As far as process goes, the story comes first for me. The characters are then tailor-made to tell the story. The tone of the tale is what determines the style and look of the characters. Last comes the composition of the pages and structure of how best to let the story unfold. In the case of “I’ve an Uncle Ivan” the words simply introduce the characters. There is no story in the words at all. The story is all in the pictures, so it is quite different to read than most children’s picture books.
I thought it would be nice to have some of the characters from my books come alive outside the pages. So now they are available as prints and tote bags on Redbubble.
Your style gives a nod to mid-century advertising art, how did this genre influence the development of your style?
Yes I’m heavily influenced by commercial art from the mid-’40s to the mid-’60s. It’s fun with a hint of sophistication, like a monkey in a dinner suit. I don’t think art from that era takes itself too seriously, so it suits my personality. Early in my career I wasn’t very deliberate about my style, now I am more conscious of creating illustrations that take people back to a certain time period.
I love the color palette you use throughout your portfolio, all those greens and pinks and oranges seem to jump right out at the viewer, like little pieces of candy you’re irresistibly drawn to and want to gobble up. What thought goes into your palette selections? Have your palette choices always remained consistent?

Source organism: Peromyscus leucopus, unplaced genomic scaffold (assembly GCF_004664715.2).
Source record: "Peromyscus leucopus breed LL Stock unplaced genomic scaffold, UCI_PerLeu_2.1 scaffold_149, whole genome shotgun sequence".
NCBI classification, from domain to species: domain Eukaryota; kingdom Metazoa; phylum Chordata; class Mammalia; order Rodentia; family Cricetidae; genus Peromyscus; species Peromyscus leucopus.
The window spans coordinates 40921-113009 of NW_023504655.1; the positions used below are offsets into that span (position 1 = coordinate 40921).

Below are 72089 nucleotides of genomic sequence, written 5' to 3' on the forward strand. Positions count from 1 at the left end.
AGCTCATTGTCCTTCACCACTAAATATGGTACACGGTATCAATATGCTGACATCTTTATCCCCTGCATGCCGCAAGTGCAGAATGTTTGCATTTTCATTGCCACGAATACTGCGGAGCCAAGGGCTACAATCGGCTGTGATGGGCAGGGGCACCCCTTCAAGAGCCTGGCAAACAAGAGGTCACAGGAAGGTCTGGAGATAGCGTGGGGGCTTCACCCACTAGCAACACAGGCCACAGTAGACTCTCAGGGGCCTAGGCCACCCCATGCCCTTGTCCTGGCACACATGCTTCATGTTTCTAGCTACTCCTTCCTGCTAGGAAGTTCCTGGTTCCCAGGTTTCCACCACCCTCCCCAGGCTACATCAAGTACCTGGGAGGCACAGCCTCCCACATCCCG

The muted tones and weathered textures have been a part of my work for quite a few years now. Recently, I’ve brightened things up a bit when illustrating for kids. My general method is to pick only two or three colours for a scheme. Reducing the palette creates a challenge, but I think the results are better and helps the illustration to leap off the page a little more. I tend to select oranges, plums, and limes because they’re not as commonly used by other illustrators. Gives it a citrusy taste too.
You’re from Australia but are currently in Bolivia. Where are you off to next? What are you doing on your global travels?
I’m planning to be in Bolivia for a while. It’s business as usual here, but for the first time I’m volunteering my time as well. There are a few very worthwhile projects that I’m helping out with over here – including illustrating for a children’s educational curriculum and helping out with the Annual Reading Festival in Sucre. I’m passionate about social issues and literacy for kids, so South America is the perfect place to volunteer.
I’ve been to about 30 countries now, but this is the first time I have set up a proper studio outside Australia. It’s great to have a change of scenery. In this case the backdrop is the rarified air of the Andes Mountains. I’m 3,000 metres above sea level here, rich with ancient Incan culture, so that’s going to have some kind of influence on my illustration work.
Some of your work reminds me of old school jazz record covers. I picture someone sitting in a comfy old recliner, scotch in hand, as the record turns and the trumpets soar. If your art was a music genre what would it be? And more importantly what would you be drinking while you listen to it?
Ah yes, I love old jazz records, especially those illustrated by the likes of Jim Flora. Maybe a Martini is the appropriate drink for those? Some of my other work is a little more “Lemonade” though. But probably the home-made kind, in jugs rather than the plastic bottled variety. Maybe my work will be more like a Cuban Rhumba in the near future, who knows?